Tuesday, November 25, 2008

I just finished my semi-weekly session with my therapist. I'm beginning to wonder if I should just call each session the great enlightment.

Today we talked about this troublesome feeling I'm having regarding my difficulty balancing my need to do recovery work and my need to live my life by way of keeping up with day to day chores and responsibilities.

I described to her a conflict I had with the hubby this morning in which he criticized me for doing so much work on myself, trying to help others, but not being able to get three simple "responsible" tasks finished yesterday.

She reiterated the story to me in her own words, and in a flash I could see that this conflict is a misperception rather than a reality, and that the misperception is coming from my addictive black and white thinking. I have some idea that I have to do EVERYTHING in recovery and do it perfectly in order to get it to "work," even if that means setting aside my whole life.

She explained that recovery is a place of gray, where I learn to integrate the black and the white and do the next right thing. Shifting my responsibilities as a member of the human race -- things like housework, paying the bills, walking and feeding my dog, taking care of myself, in order to try to do every single thing that has ever been written in a recovery book perfectly is not recovering, it's obsessing and it's not healthy. Neither is incessantly ill-planned use of my indiscriminate time a wise recovery choice. Doing the next "right" thing means spending set amounts of time nurturing my relationship with myself and my Higher Power, then setting about the progress oof meeting my assigned responsibilities first, followed by doing the things that are required, but without a designated time. This last category of time -- non-designated, is the area where I feel I most need to set boundaries.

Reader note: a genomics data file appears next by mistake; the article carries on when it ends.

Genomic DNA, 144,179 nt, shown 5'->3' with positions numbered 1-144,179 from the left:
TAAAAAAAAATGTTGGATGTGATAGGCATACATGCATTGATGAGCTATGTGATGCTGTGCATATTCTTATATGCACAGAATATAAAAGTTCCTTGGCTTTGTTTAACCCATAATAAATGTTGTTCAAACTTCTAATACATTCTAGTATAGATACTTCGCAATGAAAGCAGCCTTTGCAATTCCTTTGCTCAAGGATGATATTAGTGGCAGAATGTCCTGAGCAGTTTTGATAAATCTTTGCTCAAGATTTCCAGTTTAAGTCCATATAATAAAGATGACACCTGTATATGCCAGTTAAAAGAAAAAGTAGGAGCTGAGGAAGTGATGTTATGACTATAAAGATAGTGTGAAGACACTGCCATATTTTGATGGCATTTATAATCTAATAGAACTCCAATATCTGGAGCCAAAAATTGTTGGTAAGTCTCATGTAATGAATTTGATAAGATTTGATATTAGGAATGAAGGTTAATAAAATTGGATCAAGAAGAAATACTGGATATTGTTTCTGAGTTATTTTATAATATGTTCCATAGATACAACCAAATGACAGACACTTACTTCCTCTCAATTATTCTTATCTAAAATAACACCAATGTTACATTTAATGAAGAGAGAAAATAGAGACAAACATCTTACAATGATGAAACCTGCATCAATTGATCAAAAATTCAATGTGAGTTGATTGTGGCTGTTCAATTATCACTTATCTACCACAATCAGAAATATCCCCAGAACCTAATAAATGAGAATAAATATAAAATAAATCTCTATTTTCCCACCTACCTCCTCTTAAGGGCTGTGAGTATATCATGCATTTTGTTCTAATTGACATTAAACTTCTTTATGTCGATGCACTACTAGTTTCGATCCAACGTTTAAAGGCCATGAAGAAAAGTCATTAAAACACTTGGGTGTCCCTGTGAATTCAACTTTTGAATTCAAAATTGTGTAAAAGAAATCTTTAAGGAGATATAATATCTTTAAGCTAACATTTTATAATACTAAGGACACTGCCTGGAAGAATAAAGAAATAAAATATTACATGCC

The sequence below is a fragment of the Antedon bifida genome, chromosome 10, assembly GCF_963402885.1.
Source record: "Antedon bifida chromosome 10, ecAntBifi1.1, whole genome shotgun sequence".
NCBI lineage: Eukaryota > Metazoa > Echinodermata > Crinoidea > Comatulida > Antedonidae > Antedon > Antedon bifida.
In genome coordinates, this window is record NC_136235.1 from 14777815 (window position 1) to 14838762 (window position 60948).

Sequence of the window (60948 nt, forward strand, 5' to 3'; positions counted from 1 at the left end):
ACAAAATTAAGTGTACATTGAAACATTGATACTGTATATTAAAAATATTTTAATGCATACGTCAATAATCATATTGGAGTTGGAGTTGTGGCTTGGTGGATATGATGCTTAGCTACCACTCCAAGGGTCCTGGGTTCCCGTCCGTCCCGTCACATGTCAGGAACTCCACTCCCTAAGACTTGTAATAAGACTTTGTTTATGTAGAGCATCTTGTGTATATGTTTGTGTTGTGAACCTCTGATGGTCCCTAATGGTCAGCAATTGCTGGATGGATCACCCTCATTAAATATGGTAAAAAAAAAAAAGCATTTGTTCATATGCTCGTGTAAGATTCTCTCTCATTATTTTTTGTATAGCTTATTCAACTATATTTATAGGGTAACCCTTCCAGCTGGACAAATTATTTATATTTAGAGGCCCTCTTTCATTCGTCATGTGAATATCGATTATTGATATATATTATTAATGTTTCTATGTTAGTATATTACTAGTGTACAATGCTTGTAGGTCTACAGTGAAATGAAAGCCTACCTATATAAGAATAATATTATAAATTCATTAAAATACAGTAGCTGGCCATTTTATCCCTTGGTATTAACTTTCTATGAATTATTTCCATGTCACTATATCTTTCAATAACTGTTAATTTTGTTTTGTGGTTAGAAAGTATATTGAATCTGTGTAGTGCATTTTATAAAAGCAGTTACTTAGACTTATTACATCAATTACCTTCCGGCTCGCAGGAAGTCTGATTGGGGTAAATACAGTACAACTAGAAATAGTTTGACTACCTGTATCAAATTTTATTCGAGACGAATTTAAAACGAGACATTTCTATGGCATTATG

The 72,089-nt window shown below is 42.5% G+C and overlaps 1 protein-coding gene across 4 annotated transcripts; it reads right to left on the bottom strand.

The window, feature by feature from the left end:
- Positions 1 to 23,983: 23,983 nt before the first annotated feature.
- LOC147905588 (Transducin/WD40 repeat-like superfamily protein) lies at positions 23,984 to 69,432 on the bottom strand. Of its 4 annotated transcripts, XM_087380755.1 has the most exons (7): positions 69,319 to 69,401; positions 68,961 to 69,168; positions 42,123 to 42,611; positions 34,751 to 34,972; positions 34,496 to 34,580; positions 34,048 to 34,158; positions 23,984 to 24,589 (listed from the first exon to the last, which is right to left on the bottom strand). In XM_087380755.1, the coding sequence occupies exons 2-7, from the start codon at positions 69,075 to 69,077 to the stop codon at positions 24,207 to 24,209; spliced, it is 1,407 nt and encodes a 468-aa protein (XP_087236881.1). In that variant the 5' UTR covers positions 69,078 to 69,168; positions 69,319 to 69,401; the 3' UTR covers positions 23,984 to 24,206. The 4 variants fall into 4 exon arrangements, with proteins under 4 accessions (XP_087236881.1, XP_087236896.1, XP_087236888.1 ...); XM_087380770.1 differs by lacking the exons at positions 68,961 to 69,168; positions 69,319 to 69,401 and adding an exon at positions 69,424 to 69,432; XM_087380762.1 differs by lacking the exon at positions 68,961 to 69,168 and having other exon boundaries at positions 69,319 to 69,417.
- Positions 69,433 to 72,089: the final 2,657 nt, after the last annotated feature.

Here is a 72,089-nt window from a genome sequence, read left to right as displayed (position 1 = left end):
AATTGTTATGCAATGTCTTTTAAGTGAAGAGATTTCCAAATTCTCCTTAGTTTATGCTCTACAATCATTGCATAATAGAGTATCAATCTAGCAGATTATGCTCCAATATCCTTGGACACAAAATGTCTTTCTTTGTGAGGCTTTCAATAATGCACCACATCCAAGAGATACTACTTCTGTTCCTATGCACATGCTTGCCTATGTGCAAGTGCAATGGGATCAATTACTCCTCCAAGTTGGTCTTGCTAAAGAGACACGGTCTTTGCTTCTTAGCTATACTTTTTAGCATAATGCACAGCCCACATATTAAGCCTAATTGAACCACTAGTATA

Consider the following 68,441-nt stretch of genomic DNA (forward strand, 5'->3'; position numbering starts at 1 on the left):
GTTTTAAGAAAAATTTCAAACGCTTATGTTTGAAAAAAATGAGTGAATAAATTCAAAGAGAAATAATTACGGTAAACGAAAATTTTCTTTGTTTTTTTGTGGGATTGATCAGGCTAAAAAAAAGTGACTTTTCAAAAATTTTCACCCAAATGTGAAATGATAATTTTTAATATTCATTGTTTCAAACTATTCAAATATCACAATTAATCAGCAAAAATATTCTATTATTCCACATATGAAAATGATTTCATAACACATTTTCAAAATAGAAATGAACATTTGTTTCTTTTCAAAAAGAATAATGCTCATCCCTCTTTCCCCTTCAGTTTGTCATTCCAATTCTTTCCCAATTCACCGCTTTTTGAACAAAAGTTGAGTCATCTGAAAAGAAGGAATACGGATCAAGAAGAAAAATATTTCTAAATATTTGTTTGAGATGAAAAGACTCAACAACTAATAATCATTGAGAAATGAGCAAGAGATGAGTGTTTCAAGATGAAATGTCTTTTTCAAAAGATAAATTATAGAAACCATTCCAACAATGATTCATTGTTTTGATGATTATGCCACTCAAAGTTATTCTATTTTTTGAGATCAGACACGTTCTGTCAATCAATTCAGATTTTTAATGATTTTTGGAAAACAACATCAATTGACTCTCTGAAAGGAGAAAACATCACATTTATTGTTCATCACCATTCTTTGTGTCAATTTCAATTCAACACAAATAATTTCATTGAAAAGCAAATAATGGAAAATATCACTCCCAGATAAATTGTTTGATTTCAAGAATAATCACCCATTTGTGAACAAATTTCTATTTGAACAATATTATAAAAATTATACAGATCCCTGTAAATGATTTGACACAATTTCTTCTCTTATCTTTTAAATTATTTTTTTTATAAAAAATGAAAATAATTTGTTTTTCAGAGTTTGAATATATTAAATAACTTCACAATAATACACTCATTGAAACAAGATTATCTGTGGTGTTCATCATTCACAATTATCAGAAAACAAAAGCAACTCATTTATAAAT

I was really reminded in my discussions with my therapist of the value of practicing mindfulness. Things like planning my day by setting goals and boundaries (a to do list with time boundaries), focusing on my recovery program before I ever leave the driveway or sit down at the computer, are great tools for having a more productive, less compulsive day.

All that said, I'm off to pick up my dog from the groomer and get busy with a number of chores around the house. I owe my new sponsor some answers to some questions she asked, and I'll designate an hour this afternoon to answering those, and another hour to doing recovery work via sponsorship and service to my recovery program.

I'm thankful today to have began the day by turning my will and my life over to the care of God as I understand God, and for being willing to feel the feelings of frustration and disappointment with myself and my progress in recovery. It opened the door for some valuable lessons as I walked in to see my therapist this morning and as I take each step of this day.


Hope said...

This is a really helpful post for me today. Thank you for sharing your session. It made me realize how much black and white, all or nothing thinking has been taking up space in my head lately.

Anonymous said...

Happy Thanksgiving

My name is Ken and I'm a sex addict. said...

I struggle with the same issue around my recovery. If I can't find time to work my recovery program perfectly, though, I won't work it at all. Those are usually the time when you see my blog go on hiatus!